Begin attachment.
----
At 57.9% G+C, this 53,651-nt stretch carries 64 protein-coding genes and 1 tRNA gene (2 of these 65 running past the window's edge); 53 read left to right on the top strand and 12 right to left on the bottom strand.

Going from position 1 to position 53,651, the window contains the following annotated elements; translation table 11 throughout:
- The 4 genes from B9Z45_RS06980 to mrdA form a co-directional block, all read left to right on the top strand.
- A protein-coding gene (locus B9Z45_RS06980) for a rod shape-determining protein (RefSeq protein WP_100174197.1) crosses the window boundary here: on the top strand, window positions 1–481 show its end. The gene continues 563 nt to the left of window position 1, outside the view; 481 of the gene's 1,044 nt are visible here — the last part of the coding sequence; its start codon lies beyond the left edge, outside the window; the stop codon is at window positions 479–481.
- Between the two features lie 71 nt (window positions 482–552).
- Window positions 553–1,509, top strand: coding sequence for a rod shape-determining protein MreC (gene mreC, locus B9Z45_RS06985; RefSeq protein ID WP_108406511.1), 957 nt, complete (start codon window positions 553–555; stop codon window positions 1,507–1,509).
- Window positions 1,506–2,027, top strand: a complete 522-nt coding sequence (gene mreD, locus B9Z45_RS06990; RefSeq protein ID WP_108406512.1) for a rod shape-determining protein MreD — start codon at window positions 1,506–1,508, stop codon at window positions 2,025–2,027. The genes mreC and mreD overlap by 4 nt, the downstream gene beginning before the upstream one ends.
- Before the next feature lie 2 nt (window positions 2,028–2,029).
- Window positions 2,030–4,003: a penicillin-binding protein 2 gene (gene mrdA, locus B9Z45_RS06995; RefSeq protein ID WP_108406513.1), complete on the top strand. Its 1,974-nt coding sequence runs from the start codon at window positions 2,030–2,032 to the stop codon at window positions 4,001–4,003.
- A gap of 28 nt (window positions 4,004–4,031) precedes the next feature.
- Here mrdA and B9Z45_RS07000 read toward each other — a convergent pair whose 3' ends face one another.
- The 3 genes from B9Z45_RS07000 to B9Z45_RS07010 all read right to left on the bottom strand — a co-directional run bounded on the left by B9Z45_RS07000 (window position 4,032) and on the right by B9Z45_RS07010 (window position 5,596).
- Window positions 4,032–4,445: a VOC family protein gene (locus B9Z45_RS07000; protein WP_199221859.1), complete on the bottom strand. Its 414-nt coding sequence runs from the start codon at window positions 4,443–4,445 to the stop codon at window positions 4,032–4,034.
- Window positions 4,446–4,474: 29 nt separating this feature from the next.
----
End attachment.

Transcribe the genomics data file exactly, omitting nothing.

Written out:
At 57.9% G+C, this 53,651-nt stretch carries 64 protein-coding genes and 1 tRNA gene (2 of these 65 running past the window's edge); 53 read left to right on the top strand and 12 right to left on the bottom strand.

Going from position 1 to position 53,651, the window contains the following annotated elements; translation table 11 throughout:
- The 4 genes from B9Z45_RS06980 to mrdA form a co-directional block, all read left to right on the top strand.
- A protein-coding gene (locus B9Z45_RS06980) for a rod shape-determining protein (RefSeq protein WP_100174197.1) crosses the window boundary here: on the top strand, window positions 1–481 show its end. The gene continues 563 nt to the left of window position 1, outside the view; 481 of the gene's 1,044 nt are visible here — the last part of the coding sequence; its start codon lies beyond the left edge, outside the window; the stop codon is at window positions 479–481.
- Between the two features lie 71 nt (window positions 482–552).
- Window positions 553–1,509, top strand: coding sequence for a rod shape-determining protein MreC (gene mreC, locus B9Z45_RS06985; RefSeq protein ID WP_108406511.1), 957 nt, complete (start codon window positions 553–555; stop codon window positions 1,507–1,509).
- Window positions 1,506–2,027, top strand: a complete 522-nt coding sequence (gene mreD, locus B9Z45_RS06990; RefSeq protein ID WP_108406512.1) for a rod shape-determining protein MreD — start codon at window positions 1,506–1,508, stop codon at window positions 2,025–2,027. The genes mreC and mreD overlap by 4 nt, the downstream gene beginning before the upstream one ends.
- Before the next feature lie 2 nt (window positions 2,028–2,029).
- Window positions 2,030–4,003: a penicillin-binding protein 2 gene (gene mrdA, locus B9Z45_RS06995; RefSeq protein ID WP_108406513.1), complete on the top strand. Its 1,974-nt coding sequence runs from the start codon at window positions 2,030–2,032 to the stop codon at window positions 4,001–4,003.
- A gap of 28 nt (window positions 4,004–4,031) precedes the next feature.
- Here mrdA and B9Z45_RS07000 read toward each other — a convergent pair whose 3' ends face one another.
- The 3 genes from B9Z45_RS07000 to B9Z45_RS07010 all read right to left on the bottom strand — a co-directional run bounded on the left by B9Z45_RS07000 (window position 4,032) and on the right by B9Z45_RS07010 (window position 5,596).
- Window positions 4,032–4,445: a VOC family protein gene (locus B9Z45_RS07000; protein WP_199221859.1), complete on the bottom strand. Its 414-nt coding sequence runs from the start codon at window positions 4,443–4,445 to the stop codon at window positions 4,032–4,034.
- Window positions 4,446–4,474: 29 nt separating this feature from the next.